I said, “Oh my gosh, if there’s ever a time that I don’t have the margin or the capacity to be a coach.”
I had never coached little league football in my life. I didn’t even know what was involved or anything. So I paused when he asked me that.
And 30 seconds later I said, “a commitment is a commitment, I’ll do it.” And he jumped up and down and said, “okay, well I know the coaches are supposed to be there tomorrow night to start drafting their team.”
So I went over and got some of the other dad coaches there to show me the ropes. It was eight-year-old football, and these guys were serious about this. It was much more serious than I thought it would be. So with some help, I drafted my team.
We had two practices a week and a game — three nights of the week committed to football. And I would go to work every day. I had my new company with one assistant, it was just me and her. That was it. I would go to work every day and then I’d have to leave at 3:30 to get ready for practice.
And I’m in a panic mode every day because I don’t have any clients yet, and I’m starting this company with no revenue. I have no business leaving the office to go coach little league football practice. I am in desperation mode. I need to work more than 24 hours a day to get this thing going.
I would drive over to the local coffee shop, run in there and change from my suit into my coaching clothes, drive over to the field, throw out the blocking dummies and the equipment down the hill on the field, and run down there with my brain going a million miles an hour about how I don’t need to be here, because I need to be working.
And then as soon as those kids would get out on the field, I would get engaged. And coaching them, watching my son looking at me while I’m coaching his team — just so, so happy that I was there. It was a really huge turning point for me because the three hours that I was out there coaching, I didn’t think about anything but coaching.
And I don’t know that there’s anything else on this earth that I could have gone and done that would have taken that stress off of my brain for three hours. I don’t think anything else would have done it. And so what started off as a huge burden that I felt like I had no business doing — I did not have the privilege, the margin, the time, I had nothing. I had no reason to be coaching.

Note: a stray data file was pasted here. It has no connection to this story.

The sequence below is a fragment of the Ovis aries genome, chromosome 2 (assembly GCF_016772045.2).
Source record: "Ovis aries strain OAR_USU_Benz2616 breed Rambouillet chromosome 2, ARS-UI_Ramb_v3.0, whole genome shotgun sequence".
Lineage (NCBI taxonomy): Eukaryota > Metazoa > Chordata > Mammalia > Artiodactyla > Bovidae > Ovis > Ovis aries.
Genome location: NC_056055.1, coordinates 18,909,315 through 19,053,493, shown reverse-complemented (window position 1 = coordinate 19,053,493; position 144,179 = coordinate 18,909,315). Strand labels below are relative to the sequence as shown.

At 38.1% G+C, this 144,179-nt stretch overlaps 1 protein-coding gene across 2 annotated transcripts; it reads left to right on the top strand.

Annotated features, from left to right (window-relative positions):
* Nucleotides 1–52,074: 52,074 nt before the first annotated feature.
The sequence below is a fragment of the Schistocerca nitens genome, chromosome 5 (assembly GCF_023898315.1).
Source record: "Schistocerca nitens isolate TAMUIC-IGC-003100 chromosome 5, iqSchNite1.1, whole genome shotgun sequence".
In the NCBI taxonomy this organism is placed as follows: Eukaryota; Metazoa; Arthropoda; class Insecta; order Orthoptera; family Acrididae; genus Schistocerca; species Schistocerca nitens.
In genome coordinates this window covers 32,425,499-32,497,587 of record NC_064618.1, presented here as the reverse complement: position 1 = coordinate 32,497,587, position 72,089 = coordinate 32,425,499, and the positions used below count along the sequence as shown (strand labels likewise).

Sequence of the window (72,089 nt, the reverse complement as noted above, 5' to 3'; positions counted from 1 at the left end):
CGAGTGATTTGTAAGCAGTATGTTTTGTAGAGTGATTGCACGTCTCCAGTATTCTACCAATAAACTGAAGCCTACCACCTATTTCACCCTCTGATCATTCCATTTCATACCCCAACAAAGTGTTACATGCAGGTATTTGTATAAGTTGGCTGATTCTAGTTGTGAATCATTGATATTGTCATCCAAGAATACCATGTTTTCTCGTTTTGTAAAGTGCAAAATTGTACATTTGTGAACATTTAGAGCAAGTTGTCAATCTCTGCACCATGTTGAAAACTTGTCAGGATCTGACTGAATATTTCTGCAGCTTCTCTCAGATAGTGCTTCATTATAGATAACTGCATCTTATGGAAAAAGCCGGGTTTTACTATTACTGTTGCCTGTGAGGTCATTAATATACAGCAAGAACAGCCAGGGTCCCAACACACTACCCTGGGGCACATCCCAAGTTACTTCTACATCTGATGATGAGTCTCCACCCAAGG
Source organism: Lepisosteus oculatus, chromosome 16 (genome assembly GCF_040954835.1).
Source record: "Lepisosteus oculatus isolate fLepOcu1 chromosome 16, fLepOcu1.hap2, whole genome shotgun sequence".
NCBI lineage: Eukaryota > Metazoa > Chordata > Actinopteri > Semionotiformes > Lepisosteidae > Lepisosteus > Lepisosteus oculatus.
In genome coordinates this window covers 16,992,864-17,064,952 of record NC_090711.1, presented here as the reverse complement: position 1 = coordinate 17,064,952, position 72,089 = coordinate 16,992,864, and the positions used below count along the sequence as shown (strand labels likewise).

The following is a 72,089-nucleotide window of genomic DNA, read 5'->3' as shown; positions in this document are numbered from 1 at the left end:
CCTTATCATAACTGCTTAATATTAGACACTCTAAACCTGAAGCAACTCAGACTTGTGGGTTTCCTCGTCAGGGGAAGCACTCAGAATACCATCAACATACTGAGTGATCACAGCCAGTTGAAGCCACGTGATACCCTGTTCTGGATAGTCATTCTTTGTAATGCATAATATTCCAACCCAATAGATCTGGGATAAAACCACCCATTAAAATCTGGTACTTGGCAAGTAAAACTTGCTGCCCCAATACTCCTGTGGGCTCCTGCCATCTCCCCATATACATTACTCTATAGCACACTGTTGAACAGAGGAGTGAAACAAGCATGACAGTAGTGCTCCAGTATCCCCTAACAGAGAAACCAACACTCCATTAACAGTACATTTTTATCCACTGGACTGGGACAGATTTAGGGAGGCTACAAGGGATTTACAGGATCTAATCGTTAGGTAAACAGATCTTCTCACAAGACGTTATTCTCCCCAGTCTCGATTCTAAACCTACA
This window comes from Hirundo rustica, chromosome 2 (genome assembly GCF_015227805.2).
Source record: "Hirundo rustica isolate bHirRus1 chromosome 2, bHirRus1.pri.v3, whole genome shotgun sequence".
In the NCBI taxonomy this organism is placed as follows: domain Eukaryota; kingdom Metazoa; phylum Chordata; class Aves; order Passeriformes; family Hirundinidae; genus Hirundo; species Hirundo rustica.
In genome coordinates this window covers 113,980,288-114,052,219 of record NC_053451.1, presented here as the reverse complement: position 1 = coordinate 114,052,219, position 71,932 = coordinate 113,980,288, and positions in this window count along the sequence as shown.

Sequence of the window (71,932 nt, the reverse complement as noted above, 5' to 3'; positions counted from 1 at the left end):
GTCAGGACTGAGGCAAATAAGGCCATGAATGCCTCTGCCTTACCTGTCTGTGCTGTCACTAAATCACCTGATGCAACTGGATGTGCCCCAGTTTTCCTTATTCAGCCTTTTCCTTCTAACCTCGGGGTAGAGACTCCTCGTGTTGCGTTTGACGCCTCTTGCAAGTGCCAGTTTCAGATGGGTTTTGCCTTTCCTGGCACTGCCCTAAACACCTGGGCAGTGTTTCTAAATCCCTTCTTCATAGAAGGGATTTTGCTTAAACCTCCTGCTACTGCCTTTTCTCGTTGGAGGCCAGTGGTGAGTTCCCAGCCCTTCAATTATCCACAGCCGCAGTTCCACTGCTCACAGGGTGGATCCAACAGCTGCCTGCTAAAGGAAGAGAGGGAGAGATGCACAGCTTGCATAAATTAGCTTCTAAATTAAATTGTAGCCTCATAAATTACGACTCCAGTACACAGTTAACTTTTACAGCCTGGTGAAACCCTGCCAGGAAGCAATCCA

It turned out to be one of the things that saved me, because the clarity that I had, the peace of mind that I had when I would leave that practice, I would enjoy it so much and I would get this sense of peace. I would leave practice, not thinking about how I had no clients, no revenues.
I would drive home from practice and for a few minutes, I would think, somehow this is going to be okay. Like the stress was gone. And of course, by the time I woke up the next morning, it was all back. But that experience was worth $5,000 an hour of therapy.
We ended up going undefeated that season and we lost in the championship. But it was just amazing. It was the highlight of my life at that time, and when I committed to do it, I thought, this is going to be the end of me.
It ended up being the thing that gave me the clarity when I was in the office to make the right decisions, and to say the right things, and focus on the clients as they slowly started coming in.
Two massive things happened:
1) I quit trying to relive the past, and started focusing on what the future was going to be.
2) I made my kids the priority, because I think for somebody that cares about being a dad, making your kids the priority gives you such a sense of confidence as a dad, that carries through into other areas of your life.
And when you don’t feel like you’re doing a good job as a dad, and you feel like you’re letting them down, or letting yourself down, that carries through into other areas of your life as well. It deteriorates your confidence in business and in other relationships when you don’t feel like you’re doing what you’re supposed to be doing as a father.
Making your kids the priority, is one of the keys to someone that cares about their role as a father. Because it will carry through into other areas.
And I think there are some dads out there that think ‘it was my company, even though it was suffering I had two employees and no revenues, I could set the hours that I wanted to. And that sounds good, but I don’t get off until this time or that time.’
But I don’t think you have to coach. If your son wants to play football, then go out and make sure you’re in the yard throwing the football with him, make sure you’re at the practices. You’re talking with him about it, you’re engaged in it.
I don’t think it has to be putting yourself as the head coach if you can’t live up to your other responsibilities, but I think your kids knowing and you knowing that they are the priority allows you to be more confident, stronger and healthier in other areas of your life.
Clip: My Sons’ Speech – It Crushed Me (In A Good Way)
Watch Time: 2 minutes
Hank: I turned 50 this year and we had a party at my lake house with 30 close friends, family, and my sons were there.
At some point at the dinner, I stood up and thanked everybody for being there. Somehow the microphone started going around the table and these friends of mine were saying overly gracious things to me about my character, and being a dad. And it was all very rewarding and a bit overwhelming.
But the most overwhelming thing that happened, was when my oldest son stood up.